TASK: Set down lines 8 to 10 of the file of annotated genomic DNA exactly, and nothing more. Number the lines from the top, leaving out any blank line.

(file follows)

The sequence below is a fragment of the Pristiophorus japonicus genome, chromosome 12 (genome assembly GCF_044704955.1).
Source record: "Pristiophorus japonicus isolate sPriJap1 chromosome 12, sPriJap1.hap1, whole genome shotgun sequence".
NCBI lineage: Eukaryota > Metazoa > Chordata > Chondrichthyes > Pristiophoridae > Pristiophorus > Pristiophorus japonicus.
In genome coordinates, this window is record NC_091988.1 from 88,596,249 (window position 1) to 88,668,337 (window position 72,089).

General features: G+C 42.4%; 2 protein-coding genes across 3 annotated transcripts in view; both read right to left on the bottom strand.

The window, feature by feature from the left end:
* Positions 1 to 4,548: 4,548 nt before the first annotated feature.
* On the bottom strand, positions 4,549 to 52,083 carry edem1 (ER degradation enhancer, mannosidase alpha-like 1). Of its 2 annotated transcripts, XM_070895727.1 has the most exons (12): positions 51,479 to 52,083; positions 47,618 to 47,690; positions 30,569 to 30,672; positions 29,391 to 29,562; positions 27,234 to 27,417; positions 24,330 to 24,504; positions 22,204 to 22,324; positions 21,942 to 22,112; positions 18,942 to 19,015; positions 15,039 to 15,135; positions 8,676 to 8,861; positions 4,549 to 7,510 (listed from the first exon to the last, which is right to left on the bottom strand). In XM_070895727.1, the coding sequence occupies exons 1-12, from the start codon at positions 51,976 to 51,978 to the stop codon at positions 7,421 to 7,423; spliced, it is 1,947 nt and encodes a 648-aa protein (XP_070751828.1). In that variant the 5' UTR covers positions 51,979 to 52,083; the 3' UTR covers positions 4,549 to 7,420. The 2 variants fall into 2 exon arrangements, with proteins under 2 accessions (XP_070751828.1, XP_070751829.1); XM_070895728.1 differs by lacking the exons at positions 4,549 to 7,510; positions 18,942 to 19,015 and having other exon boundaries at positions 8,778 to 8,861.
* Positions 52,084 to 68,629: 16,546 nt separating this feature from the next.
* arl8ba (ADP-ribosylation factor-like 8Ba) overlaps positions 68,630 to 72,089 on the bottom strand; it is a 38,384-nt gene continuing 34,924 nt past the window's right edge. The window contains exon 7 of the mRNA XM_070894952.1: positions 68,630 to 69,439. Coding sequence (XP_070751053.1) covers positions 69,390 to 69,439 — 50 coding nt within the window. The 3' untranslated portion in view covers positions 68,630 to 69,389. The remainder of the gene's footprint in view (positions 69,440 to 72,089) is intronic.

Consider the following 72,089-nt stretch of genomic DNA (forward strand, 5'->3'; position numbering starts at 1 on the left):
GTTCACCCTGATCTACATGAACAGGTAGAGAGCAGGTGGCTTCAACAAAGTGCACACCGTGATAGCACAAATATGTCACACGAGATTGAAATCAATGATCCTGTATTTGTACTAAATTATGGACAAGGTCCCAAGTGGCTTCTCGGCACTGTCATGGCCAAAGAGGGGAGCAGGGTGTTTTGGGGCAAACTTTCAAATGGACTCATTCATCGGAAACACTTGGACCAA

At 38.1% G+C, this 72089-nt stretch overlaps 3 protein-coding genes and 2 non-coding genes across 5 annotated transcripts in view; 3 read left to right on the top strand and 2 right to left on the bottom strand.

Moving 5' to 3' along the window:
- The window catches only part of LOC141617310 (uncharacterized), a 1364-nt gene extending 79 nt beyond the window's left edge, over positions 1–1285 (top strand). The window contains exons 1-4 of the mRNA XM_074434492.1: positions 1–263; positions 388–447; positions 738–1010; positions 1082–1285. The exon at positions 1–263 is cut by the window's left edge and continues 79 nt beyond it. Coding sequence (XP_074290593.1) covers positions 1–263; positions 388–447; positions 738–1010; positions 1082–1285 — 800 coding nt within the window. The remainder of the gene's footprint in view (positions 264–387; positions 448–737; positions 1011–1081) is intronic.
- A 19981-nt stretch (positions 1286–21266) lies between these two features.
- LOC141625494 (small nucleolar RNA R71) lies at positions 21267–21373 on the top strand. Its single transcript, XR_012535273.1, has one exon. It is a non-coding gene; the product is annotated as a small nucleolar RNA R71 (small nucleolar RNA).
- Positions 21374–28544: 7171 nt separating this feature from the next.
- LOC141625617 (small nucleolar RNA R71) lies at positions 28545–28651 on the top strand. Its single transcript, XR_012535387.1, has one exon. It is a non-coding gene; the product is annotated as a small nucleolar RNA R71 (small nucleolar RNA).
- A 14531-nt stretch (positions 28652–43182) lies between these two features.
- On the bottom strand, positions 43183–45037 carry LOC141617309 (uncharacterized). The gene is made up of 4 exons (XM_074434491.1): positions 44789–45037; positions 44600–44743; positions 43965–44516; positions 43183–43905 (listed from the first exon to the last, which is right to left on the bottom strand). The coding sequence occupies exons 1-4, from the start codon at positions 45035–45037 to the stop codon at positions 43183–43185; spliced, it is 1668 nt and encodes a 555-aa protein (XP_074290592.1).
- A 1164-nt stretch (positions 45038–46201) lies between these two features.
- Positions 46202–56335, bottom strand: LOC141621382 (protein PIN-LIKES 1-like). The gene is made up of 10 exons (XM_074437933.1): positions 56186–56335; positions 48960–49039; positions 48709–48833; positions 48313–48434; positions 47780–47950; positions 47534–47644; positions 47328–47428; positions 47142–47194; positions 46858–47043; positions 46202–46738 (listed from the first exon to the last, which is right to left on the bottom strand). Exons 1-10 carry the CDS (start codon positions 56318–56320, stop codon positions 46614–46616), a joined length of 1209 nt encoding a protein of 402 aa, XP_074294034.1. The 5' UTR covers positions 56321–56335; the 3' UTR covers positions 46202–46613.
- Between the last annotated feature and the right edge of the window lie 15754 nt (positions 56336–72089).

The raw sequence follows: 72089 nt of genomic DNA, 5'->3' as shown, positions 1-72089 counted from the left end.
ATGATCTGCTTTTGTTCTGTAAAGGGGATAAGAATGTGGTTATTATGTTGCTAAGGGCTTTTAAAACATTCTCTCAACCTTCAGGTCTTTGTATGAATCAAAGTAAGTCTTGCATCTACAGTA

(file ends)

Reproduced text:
* On the bottom strand, positions 4,549 to 52,083 carry edem1 (ER degradation enhancer, mannosidase alpha-like 1). Of its 2 annotated transcripts, XM_070895727.1 has the most exons (12): positions 51,479 to 52,083; positions 47,618 to 47,690; positions 30,569 to 30,672; positions 29,391 to 29,562; positions 27,234 to 27,417; positions 24,330 to 24,504; positions 22,204 to 22,324; positions 21,942 to 22,112; positions 18,942 to 19,015; positions 15,039 to 15,135; positions 8,676 to 8,861; positions 4,549 to 7,510 (listed from the first exon to the last, which is right to left on the bottom strand). In XM_070895727.1, the coding sequence occupies exons 1-12, from the start codon at positions 51,976 to 51,978 to the stop codon at positions 7,421 to 7,423; spliced, it is 1,947 nt and encodes a 648-aa protein (XP_070751828.1). In that variant the 5' UTR covers positions 51,979 to 52,083; the 3' UTR covers positions 4,549 to 7,420. The 2 variants fall into 2 exon arrangements, with proteins under 2 accessions (XP_070751828.1, XP_070751829.1); XM_070895728.1 differs by lacking the exons at positions 4,549 to 7,510; positions 18,942 to 19,015 and having other exon boundaries at positions 8,778 to 8,861.
* Positions 52,084 to 68,629: 16,546 nt separating this feature from the next.
* arl8ba (ADP-ribosylation factor-like 8Ba) overlaps positions 68,630 to 72,089 on the bottom strand; it is a 38,384-nt gene continuing 34,924 nt past the window's right edge. The window contains exon 7 of the mRNA XM_070894952.1: positions 68,630 to 69,439. Coding sequence (XP_070751053.1) covers positions 69,390 to 69,439 — 50 coding nt within the window. The 3' untranslated portion in view covers positions 68,630 to 69,389. The remainder of the gene's footprint in view (positions 69,440 to 72,089) is intronic.